This training has been uniquely designed for CHT indigenous women working in different indigenous peoples organisations, CHT based indigenous women NGOs and network and youth women wing of political organization of the indigenous people of CHT. Using the gender justice framework to address structural cause of inequality and international and national women rights instruments, the training focused particularly on status of CHT Indigenous women in traditional ethnic laws and customs and their reproductive burden evolved from unpaid care work.
Twenty participants from 11 organisations participated in the training.
A misconception exists that matriarchy is the base of social order in CHT ethnic groups and so their women enjoy more autonomy in comparison to Bengali women which is merely a myth. A study commissioned by BNPS in 2011 on Status of CHT Indigenous women in Traditional Ethnic Laws and Customs revealed the realities of discriminations to women legitimated through customs and practices. Based on the study findings BNPS has been facilitating CHT women organisations in mobilising opinion and action on reformation of customary laws discriminatory to women through involving ethnic leaders, local MPs, political parties, human and women rights activists, peace activists and media. This advocacy is also included the following agenda recommended by women participated in FGDs conducted under the study:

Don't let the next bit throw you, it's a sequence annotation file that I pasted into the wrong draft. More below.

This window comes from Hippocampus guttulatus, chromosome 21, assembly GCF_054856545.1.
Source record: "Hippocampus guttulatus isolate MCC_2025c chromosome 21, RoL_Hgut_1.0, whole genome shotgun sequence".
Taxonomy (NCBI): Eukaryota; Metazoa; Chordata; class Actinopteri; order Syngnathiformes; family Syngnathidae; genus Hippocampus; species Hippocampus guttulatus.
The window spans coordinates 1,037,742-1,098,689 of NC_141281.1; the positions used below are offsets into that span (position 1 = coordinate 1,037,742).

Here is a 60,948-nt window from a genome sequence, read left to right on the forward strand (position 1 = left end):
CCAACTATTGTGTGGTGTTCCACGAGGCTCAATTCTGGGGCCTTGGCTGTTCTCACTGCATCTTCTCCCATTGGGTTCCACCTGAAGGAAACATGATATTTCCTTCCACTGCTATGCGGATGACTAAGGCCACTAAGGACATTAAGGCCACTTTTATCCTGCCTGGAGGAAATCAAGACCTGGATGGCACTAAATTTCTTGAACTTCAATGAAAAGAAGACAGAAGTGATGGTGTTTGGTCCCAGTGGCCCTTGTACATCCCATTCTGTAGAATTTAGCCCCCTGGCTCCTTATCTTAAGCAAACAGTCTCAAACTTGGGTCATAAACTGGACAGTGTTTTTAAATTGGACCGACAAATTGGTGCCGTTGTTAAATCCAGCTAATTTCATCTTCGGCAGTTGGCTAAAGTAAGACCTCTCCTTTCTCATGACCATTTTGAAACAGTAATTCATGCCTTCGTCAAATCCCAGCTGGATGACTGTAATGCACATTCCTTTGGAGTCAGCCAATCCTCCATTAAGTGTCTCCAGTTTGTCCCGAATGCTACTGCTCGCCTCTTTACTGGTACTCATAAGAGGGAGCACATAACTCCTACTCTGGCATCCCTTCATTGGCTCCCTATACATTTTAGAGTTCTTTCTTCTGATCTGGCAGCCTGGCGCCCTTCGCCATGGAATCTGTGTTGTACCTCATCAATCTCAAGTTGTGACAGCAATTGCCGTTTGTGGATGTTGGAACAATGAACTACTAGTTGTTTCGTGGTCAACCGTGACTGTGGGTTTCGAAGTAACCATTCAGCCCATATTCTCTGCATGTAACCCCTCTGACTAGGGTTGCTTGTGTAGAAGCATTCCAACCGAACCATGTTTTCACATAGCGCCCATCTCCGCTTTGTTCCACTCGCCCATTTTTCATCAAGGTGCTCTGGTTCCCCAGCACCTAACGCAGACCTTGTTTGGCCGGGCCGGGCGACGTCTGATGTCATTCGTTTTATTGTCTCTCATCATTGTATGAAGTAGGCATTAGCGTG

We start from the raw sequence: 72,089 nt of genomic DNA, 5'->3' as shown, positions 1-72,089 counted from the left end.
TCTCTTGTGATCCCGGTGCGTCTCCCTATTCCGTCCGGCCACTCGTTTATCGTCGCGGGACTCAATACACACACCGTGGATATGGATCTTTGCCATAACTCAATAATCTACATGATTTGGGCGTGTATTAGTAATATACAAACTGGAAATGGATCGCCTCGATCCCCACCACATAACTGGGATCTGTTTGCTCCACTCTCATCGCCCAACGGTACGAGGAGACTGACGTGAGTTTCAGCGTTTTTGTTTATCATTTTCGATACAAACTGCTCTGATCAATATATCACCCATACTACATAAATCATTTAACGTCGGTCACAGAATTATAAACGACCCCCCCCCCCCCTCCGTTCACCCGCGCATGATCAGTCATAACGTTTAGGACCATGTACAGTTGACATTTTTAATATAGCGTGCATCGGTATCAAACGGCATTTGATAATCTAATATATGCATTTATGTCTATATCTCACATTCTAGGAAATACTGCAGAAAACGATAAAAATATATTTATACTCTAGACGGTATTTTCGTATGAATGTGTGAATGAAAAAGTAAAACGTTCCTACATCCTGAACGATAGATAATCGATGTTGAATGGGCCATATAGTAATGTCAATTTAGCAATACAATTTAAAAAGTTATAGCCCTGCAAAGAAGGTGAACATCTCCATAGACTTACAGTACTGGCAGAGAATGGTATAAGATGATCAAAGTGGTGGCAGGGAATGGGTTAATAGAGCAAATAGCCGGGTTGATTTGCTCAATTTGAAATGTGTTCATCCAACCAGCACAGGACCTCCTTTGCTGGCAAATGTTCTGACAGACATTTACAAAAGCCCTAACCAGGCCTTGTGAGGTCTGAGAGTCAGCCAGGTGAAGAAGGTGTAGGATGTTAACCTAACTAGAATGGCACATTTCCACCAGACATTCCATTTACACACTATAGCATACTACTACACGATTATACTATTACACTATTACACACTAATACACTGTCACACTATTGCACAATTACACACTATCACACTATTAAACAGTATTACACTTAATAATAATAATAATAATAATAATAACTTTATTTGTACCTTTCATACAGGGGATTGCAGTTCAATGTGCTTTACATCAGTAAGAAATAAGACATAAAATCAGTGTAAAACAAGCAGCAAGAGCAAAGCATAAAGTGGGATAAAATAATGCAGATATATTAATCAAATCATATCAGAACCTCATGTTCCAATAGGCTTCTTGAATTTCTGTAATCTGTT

- Women’s role in decision making
- Gender discrimination in access to resources, education, healthcare
- Autonomy over own income
- Participation in arbitration, leadership
- Scenario of domestic violence
Capacity building is a component of this intervention to foster this reform initiative.
BNPS believes that women, providing with certain enabling conditions, are able to not only articulate and access their rights but also able to emerge as leaders facilitating positive social changes.
The objective of this particular training was to build capacity of women from different CHT organisations and institution to lead the process of challenging the structural mechanism of gender inequality and advancing indigenous women’s status in family and society.
The aim was also to develop a network of participants to address the issues in a collective manner.